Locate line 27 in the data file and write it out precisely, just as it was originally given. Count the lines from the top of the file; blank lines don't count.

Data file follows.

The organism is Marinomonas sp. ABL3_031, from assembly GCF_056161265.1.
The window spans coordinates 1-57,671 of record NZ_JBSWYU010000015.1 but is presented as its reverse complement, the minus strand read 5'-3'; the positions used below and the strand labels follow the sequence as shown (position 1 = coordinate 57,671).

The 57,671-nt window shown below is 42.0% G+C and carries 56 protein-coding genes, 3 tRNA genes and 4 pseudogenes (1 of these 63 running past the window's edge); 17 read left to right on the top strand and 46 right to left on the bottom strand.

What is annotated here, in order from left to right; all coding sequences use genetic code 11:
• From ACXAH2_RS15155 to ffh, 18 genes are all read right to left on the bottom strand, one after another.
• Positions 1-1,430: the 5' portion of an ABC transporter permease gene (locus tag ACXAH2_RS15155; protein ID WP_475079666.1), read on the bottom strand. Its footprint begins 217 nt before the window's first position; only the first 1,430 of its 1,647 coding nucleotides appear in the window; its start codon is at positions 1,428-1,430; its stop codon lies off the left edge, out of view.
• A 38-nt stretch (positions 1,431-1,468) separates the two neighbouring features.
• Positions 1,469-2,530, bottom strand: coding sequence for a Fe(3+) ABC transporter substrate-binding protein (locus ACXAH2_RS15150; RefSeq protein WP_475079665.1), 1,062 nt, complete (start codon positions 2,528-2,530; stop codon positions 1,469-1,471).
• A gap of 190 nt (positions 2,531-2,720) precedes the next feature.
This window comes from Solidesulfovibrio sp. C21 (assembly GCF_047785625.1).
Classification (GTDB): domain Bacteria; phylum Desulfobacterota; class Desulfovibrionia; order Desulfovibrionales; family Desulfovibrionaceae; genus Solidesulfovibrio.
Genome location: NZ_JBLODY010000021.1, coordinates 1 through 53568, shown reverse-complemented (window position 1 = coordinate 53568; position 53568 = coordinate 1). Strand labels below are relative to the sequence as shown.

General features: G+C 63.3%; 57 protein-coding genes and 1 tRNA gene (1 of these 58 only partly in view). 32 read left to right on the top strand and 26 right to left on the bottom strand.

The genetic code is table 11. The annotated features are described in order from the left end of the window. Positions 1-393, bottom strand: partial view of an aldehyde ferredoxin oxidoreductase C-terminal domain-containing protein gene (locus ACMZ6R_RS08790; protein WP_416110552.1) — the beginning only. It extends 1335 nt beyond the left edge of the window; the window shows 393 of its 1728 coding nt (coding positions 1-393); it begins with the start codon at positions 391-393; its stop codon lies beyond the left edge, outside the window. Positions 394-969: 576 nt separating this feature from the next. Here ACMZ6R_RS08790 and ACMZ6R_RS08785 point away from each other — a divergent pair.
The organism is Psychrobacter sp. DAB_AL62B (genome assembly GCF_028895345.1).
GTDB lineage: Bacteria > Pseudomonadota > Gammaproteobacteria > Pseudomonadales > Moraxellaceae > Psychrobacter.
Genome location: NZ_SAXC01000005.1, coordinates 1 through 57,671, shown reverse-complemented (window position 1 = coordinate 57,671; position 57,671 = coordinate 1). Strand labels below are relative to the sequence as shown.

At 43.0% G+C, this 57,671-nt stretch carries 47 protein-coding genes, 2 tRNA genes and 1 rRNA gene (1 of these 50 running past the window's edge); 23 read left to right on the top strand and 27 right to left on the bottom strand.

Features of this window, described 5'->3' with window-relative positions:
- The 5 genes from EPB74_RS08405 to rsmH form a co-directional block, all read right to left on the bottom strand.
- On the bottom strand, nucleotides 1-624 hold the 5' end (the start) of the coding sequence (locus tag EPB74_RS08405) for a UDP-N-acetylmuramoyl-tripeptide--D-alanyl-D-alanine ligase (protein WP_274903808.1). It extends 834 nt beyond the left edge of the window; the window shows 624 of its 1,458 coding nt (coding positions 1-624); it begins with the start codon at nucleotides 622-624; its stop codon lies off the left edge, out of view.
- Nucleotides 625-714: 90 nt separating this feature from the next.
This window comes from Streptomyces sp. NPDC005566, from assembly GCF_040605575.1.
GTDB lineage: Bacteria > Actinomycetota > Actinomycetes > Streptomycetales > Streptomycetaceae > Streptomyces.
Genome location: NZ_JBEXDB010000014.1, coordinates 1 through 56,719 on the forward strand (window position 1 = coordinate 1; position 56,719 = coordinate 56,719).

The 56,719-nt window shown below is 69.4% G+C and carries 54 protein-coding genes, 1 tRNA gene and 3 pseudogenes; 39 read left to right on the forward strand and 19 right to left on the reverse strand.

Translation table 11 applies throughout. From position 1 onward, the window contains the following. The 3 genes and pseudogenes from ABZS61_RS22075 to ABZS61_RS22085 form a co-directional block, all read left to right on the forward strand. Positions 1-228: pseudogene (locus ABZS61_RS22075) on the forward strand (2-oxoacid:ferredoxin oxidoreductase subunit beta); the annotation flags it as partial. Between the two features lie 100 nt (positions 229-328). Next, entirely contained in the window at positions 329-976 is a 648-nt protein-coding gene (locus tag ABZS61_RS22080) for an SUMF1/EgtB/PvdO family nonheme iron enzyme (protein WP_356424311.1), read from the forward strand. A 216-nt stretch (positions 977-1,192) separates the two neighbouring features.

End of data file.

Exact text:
Translation table 11 applies throughout. From position 1 onward, the window contains the following. The 3 genes and pseudogenes from ABZS61_RS22075 to ABZS61_RS22085 form a co-directional block, all read left to right on the forward strand. Positions 1-228: pseudogene (locus ABZS61_RS22075) on the forward strand (2-oxoacid:ferredoxin oxidoreductase subunit beta); the annotation flags it as partial. Between the two features lie 100 nt (positions 229-328). Next, entirely contained in the window at positions 329-976 is a 648-nt protein-coding gene (locus tag ABZS61_RS22080) for an SUMF1/EgtB/PvdO family nonheme iron enzyme (protein WP_356424311.1), read from the forward strand. A 216-nt stretch (positions 977-1,192) separates the two neighbouring features.